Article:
Estate Planning for New Parents

Estate Planning for New Parents

When a young couple is starting a new life together, estate planning is probably the last topic on their minds. But, the birth of a child should change that. Suddenly, new parents become responsible for the life of another person, one who will depend on their good judgment and planning.

There are immediate estate planning steps new parents should make upon the birth of their first baby.

Ely J. Rosenzveig & Associates has extensive experience in successfully guiding new parents through the process of securing their family’s stability in case either or both parents suffer premature incapacitation or death. This post describes the most important legal instruments that will protect your minor children and allow you to direct who is entrusted with their care and nurturing and how they will be raised should an accident or illness leave them wanting, or worse — parentless.

Most Valuable Estate Planning Steps for New Parents

If you’re a new parent wondering what estate planning steps you need to take to address your child’s future needs, you can begin by asking these questions:

  • Who will take care of my kids if I die or become incapacitated?
  • How do I make sure my spouse gets all my assets if I predecease them?
  • How can I ensure that my kids are educated and raised with values I approve of?
  • Who can I trust to responsibly manage the money my kids will receive when I’m gone?
  • Can I position my money while I’m healthy to be accessible for my kids benefit?
  • Who will make health decisions for me if I become incapacitated?
  • What can I do to reduce or eliminate unnecessary expenses for my survivors?

The answer to each of these questions is by working with an experienced estate planning attorney and drafting effective legal documents that allow you to control how each issue is resolved in your kids’ best interest.

Naming a Guardian for Your Children in Case You Are Deceased or Disabled

In New York, a Standby Guardian Law provides a means by which parents can designate an individual in advance to assume legal guardianship over their children if the parent is unable to fulfill that responsibility. A living spouse or an ex who is the child’s natural parent will be the favored guardian unless the guardian named as the Standby Guardian can show that extraordinary circumstances make the parent unfit or unable to care for the children.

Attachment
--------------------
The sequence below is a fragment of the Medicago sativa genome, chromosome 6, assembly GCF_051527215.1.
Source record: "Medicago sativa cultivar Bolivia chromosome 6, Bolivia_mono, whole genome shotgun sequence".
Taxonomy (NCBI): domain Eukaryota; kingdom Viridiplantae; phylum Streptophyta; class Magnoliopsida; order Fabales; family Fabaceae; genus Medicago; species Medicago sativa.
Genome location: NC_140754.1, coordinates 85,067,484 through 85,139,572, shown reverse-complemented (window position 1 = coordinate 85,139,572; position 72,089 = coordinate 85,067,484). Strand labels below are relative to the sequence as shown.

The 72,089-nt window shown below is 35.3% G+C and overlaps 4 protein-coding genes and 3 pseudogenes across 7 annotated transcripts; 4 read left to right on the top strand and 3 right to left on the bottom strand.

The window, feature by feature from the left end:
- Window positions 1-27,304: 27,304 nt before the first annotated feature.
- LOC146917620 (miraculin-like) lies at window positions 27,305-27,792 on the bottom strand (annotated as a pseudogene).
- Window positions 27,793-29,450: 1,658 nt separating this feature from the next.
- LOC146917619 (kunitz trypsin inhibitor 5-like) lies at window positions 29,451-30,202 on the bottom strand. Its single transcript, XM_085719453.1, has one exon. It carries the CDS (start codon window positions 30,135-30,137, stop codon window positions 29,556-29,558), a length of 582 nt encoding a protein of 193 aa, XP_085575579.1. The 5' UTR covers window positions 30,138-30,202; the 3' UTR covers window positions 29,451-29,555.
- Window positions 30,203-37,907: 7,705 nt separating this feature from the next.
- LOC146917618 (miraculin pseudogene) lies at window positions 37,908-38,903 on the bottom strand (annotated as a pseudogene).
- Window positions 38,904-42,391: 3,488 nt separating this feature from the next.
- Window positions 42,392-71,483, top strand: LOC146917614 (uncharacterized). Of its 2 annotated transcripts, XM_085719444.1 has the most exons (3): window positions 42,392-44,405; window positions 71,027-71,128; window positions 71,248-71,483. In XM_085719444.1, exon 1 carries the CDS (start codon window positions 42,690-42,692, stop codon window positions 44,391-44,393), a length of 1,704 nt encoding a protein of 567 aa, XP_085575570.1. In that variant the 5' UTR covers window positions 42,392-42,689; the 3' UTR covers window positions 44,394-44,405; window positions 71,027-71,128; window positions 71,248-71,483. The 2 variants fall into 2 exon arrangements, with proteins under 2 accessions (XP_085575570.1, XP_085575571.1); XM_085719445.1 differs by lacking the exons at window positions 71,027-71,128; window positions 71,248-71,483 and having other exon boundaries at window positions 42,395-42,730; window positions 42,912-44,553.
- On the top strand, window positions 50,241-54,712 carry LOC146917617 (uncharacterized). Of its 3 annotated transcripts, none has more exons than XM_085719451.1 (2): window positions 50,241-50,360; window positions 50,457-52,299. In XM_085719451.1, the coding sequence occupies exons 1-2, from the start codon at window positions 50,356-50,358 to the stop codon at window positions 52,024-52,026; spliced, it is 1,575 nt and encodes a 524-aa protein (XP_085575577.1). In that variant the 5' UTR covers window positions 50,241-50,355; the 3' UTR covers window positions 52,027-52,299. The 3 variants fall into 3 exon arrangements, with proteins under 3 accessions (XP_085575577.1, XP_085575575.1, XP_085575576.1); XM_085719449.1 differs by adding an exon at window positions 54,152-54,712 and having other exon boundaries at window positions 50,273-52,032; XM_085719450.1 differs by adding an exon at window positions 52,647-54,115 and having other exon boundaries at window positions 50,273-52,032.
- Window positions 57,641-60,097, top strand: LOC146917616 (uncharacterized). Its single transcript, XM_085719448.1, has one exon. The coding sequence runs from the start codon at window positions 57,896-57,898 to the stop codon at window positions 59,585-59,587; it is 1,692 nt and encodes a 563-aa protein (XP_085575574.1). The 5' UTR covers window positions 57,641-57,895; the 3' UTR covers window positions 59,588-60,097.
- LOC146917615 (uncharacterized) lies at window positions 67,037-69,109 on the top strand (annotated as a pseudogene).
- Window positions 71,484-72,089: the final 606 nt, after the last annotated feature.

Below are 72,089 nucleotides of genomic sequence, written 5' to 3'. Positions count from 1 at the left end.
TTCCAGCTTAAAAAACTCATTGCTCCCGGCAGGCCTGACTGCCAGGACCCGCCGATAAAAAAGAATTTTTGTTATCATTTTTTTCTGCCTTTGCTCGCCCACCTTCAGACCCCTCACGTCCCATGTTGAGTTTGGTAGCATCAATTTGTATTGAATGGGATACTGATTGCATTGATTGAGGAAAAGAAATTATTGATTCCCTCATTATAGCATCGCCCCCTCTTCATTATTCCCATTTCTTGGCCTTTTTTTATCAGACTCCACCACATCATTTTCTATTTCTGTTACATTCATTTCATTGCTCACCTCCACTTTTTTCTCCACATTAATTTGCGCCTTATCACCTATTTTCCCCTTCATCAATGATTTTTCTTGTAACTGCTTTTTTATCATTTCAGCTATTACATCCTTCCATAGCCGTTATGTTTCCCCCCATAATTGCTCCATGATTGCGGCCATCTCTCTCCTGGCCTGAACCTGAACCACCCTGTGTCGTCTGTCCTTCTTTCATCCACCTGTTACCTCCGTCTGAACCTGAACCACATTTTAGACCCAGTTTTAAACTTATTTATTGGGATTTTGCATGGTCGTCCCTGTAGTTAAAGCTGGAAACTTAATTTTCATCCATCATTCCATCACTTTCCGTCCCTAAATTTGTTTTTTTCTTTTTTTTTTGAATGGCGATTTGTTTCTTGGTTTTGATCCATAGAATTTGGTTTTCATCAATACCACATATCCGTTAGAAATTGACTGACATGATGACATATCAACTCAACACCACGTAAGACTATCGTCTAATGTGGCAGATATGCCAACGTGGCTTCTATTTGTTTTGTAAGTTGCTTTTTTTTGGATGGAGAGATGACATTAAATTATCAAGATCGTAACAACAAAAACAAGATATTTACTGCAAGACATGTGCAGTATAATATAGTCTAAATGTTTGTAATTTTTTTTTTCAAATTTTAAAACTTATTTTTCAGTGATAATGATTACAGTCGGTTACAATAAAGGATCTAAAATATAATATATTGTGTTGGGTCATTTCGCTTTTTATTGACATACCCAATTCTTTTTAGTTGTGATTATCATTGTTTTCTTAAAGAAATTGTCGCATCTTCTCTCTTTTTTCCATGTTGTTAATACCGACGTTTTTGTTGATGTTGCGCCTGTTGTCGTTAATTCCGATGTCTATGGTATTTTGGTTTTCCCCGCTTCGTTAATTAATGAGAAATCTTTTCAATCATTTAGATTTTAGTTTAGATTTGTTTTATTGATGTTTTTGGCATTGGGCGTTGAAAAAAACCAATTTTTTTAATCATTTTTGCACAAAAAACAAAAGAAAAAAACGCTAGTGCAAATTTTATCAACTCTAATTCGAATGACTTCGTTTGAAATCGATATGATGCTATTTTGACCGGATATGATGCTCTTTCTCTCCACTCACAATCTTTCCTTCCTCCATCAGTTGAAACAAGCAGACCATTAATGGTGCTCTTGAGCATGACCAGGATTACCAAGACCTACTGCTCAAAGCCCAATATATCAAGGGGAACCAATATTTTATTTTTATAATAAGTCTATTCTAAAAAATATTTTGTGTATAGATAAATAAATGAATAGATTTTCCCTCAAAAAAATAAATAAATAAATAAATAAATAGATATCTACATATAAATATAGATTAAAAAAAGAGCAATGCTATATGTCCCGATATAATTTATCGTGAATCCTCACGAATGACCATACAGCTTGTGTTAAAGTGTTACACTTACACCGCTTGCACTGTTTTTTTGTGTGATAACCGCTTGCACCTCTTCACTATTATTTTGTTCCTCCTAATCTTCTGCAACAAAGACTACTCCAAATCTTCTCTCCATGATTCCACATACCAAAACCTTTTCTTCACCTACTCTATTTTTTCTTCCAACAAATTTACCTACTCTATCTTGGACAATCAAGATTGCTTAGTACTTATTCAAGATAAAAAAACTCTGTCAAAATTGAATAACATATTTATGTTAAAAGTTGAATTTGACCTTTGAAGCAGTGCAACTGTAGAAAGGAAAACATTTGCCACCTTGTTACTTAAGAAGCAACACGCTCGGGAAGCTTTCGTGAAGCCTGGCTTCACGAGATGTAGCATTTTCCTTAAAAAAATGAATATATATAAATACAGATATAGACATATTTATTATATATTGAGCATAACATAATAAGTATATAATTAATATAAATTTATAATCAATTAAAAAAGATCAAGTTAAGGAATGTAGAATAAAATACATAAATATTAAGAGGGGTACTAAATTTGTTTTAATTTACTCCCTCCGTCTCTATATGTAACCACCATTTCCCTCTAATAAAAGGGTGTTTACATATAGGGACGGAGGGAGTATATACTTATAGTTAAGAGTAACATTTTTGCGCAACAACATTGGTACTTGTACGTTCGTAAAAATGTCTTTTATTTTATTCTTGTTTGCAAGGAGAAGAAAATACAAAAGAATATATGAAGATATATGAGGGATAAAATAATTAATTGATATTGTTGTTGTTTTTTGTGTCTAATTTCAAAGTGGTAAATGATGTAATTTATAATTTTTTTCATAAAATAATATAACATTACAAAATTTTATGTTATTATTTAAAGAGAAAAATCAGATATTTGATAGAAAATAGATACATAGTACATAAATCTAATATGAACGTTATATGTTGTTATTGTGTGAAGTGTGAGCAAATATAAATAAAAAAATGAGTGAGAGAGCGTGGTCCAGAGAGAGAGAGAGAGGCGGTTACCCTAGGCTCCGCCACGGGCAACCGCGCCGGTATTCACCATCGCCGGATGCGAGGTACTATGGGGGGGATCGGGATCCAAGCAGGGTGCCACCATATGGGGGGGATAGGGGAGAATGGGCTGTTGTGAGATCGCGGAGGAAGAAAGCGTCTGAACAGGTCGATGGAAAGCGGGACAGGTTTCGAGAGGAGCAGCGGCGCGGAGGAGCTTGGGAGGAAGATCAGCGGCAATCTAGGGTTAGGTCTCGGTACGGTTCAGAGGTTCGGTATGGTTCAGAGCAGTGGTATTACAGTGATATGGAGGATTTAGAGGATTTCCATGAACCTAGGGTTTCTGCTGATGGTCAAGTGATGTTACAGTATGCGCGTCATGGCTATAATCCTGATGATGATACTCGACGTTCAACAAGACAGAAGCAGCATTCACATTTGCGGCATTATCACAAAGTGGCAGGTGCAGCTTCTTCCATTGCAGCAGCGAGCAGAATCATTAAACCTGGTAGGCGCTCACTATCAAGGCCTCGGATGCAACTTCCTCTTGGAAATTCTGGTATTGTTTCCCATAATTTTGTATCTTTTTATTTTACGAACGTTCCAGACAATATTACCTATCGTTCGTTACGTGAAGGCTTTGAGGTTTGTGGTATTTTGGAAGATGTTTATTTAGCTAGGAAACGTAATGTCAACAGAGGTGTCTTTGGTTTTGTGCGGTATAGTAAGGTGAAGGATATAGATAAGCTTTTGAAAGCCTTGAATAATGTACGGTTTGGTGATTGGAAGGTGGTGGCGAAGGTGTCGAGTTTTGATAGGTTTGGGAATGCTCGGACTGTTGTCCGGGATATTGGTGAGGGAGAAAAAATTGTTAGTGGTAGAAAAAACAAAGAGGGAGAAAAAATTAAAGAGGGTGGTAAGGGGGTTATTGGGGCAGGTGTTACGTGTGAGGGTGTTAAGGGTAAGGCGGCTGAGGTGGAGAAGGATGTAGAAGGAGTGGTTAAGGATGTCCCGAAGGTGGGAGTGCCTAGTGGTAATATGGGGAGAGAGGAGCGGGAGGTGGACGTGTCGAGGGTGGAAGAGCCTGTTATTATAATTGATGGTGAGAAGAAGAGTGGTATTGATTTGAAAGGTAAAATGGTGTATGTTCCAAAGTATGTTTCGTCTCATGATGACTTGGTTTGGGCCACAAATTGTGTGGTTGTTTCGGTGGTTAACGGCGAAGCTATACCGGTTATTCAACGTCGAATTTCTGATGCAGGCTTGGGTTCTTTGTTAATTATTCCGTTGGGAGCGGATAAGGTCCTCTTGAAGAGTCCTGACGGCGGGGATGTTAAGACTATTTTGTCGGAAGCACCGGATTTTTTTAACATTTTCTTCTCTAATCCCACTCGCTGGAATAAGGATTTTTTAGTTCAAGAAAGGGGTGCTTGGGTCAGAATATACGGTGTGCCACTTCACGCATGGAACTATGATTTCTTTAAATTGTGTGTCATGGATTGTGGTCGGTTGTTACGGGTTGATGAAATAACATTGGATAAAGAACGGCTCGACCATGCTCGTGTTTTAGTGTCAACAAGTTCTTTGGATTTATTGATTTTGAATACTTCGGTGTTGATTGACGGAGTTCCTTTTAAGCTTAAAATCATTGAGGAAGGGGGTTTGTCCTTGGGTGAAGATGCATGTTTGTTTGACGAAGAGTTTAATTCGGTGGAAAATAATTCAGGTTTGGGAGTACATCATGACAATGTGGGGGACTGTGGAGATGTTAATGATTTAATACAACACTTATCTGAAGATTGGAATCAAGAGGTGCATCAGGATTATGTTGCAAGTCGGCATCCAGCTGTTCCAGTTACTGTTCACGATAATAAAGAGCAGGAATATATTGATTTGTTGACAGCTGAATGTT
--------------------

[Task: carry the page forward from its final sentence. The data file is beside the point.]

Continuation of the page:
Estate Planning for New Parents
It is important, upon marriage and parenthood, to review beneficiary designations that you may have made on your accounts, policies and other assets, to ensure that they reflect your current wishes.

The benefit of conducting the Standby Guardianship proceeding while a parent is present and able to participate in the process is that any legal obstacles or complicating issues can be dealt with during a time of relative calm rather than in response to an emergency.

When selecting a person to act as your child’s Standby Guardian, you need to be sure they want the responsibility and are available. Your children’s preference is also important if they are old enough to express their choice. By formally declaring your Standby Guardian designee (by executing a Designation of Standby Guardian Form [with witness attestations], and filing a petition for the appointment of a standby guardian with the Court), you strongly influence the Surrogate Court’s (or the Family Court’s) decision as to who to appoint as guardian, although the “best interest of the child” will always be the determining factor.

Name Your Spouse as Sole Beneficiary in a Will

Under New York law, if a parent with a minor children dies without a Will, the law of Intestate Succession provides that the surviving spouse gets $50,000 plus half of the remaining estate. The other half goes to the children in equal shares. But since minor children cannot inherit money or property directly, the Surrogate’s Court will name a guardian who would manage and control the children’s funds until they reach the age of majority at 18. The guardian is required to provide an accounting and regular updates to the Court, and owes a fiduciary duty to administer the children’s funds in their best interest.